The more cynical among us greet yearly updates to sport franchises as though they are mere cash-ins comprising little more than updated stats coated in a fresh lick of paint.
The PlayStation Vita version of FIFA 13 has provided fresh ammunition for this school of thought, but Sports Interactive has remained immune from such criticism with its Football Manager series, adding a raft of new features with each annual release.
Football Manager Handheld 2013 includes all the expected updates to the legendary database powering the game, but beyond the addition of a few new leagues and some cosmetic improvements, there appears to be precious little novel about it.
The lasting impact of the Olympics is still being debated and determined, but its official video game might well have delivered a legacy of how developers treat multi-sport events in the future. It’s no classic, but it’s arguably the best attempt that anyone has made to create a game worthy of such a major license.
The emphasis of Sega’s effort is inevitably on the core Olympic sports of athletics and swimming, but diving, archery, shooting and gymnastics are also heavily featured. A number of other events such as table tennis, rowing, shooting, kayaking, weightlifting and women’s beach volleyball are also part of the package.
As sports simulations become increasingly complex and realistic, it’s reassuring to know that developers are still keen to make games that are simple to play but remain challenging and void of cutesy cartoon characters.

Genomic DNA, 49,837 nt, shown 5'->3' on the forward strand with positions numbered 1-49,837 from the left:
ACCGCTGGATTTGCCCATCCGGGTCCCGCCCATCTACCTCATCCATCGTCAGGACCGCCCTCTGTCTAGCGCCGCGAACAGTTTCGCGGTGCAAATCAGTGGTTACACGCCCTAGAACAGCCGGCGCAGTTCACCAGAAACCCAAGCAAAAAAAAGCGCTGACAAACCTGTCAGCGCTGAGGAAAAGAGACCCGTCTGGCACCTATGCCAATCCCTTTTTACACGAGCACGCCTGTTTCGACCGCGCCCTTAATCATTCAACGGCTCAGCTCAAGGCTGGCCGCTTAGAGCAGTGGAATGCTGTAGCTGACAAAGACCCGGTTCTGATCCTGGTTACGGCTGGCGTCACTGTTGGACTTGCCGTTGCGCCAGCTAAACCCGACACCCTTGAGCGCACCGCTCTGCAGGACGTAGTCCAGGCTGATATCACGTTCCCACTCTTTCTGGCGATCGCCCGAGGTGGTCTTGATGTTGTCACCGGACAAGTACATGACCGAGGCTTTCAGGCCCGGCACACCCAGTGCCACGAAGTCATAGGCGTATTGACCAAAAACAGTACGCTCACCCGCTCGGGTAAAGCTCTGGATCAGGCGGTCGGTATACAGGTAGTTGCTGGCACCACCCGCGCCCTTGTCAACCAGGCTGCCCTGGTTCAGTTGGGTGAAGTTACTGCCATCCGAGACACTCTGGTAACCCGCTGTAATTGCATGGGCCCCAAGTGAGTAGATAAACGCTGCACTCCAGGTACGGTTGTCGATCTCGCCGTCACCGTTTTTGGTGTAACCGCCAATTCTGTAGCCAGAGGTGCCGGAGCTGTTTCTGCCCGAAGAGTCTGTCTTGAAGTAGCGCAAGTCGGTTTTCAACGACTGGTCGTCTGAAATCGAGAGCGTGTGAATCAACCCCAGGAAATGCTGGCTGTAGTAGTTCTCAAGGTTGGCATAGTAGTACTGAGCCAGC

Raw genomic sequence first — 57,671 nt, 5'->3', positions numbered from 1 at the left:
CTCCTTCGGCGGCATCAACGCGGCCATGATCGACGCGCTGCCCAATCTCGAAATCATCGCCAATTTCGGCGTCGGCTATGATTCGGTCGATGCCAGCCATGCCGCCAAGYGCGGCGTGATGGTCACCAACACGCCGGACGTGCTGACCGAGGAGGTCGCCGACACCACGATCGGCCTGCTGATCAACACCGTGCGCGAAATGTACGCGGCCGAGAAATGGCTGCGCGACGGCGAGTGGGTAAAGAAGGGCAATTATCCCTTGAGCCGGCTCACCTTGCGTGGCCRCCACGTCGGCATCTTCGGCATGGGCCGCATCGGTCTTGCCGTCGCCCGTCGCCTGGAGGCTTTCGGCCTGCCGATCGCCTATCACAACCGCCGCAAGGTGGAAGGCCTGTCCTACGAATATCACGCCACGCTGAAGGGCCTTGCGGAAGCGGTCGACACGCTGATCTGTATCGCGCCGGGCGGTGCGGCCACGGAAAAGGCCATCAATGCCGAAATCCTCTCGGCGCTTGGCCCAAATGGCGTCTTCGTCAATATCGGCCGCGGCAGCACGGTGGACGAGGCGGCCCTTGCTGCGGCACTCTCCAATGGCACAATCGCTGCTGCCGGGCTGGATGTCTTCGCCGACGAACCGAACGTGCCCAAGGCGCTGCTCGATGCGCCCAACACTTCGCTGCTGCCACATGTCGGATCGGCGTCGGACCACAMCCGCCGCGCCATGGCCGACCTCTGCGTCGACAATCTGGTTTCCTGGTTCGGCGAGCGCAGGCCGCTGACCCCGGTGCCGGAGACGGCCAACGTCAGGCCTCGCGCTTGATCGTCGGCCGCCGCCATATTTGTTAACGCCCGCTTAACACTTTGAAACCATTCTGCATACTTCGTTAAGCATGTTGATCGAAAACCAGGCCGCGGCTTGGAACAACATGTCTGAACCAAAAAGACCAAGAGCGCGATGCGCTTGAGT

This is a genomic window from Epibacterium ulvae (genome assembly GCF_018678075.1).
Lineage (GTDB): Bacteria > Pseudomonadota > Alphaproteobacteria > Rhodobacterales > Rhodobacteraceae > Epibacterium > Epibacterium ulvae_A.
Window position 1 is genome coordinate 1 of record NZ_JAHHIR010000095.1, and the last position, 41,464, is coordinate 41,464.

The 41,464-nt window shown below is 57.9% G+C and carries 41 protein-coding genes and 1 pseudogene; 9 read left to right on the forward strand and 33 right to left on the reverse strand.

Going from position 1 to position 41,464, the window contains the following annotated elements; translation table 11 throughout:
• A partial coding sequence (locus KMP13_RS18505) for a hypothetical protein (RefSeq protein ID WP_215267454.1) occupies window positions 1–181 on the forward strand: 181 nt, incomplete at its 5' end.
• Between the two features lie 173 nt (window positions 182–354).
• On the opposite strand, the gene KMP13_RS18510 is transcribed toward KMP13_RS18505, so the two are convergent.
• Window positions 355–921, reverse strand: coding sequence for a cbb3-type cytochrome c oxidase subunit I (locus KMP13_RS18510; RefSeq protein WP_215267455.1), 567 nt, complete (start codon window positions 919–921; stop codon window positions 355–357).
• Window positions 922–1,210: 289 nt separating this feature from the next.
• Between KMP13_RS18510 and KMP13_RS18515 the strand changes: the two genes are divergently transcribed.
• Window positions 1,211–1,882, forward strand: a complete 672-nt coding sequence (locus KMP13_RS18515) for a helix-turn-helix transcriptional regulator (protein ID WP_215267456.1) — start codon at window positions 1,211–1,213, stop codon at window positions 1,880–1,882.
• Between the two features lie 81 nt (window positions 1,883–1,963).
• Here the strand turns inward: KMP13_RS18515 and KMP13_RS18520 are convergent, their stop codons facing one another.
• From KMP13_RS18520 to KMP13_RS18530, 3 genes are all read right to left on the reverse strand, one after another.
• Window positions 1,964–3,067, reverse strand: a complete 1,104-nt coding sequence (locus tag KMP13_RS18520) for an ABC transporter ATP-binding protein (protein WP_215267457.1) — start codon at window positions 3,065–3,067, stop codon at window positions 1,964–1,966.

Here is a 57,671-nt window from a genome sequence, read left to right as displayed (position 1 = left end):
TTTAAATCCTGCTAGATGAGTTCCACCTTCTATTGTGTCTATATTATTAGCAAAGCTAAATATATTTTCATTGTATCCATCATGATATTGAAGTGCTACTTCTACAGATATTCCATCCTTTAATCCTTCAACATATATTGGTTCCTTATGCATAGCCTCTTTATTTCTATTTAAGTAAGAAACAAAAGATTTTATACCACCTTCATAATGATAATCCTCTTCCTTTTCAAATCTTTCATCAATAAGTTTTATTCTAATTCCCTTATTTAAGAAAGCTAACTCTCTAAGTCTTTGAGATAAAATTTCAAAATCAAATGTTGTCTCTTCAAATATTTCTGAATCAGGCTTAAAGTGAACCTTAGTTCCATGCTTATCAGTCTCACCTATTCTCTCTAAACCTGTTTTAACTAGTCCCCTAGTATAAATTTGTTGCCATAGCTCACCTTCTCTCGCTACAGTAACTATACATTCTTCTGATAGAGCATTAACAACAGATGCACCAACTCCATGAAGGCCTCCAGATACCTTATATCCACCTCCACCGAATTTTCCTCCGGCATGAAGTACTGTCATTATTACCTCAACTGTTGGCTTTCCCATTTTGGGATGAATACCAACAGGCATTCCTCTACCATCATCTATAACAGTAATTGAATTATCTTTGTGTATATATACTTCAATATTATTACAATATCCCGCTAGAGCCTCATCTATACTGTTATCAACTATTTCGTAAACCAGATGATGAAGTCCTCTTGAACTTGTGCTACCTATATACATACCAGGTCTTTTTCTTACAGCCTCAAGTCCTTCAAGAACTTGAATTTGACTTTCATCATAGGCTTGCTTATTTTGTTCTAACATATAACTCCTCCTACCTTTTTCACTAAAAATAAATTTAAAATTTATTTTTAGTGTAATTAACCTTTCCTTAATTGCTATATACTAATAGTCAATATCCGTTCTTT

The Virtua Tennis series has long been a subscriber to these principles in its console and arcade iterations, and most of the elements that have made it so popular are present and accounted for on Vritua Tennis Challenge on iOS.
With engaging arcade gameplay and surprisingly satisfying touchscreen controls, it’s one of the best tennis games on iOS, despite a lack of real players and a developed structure.
When the Football Manager series first made the transition from the desktop to the PSP, the addiction that had blighted my early teenage years had escaped my bedroom and now accompanied me wherever I went, harming my social life and academic prospects in equal measures.
The jump to iOS exacerbated this problem, allowing me to play the game just about anywhere, even at the most inappropriate of times. Partly through design, partly through the limitations of the hardware, Football ManagerHandheld’s stripped down take on the series was still surprisingly deep and fiendishly addictive.
Football Manager Handheld 2012 doesn’t offer anything radically new to the formula, but instead refines it, resulting in one of the best football management games ever created.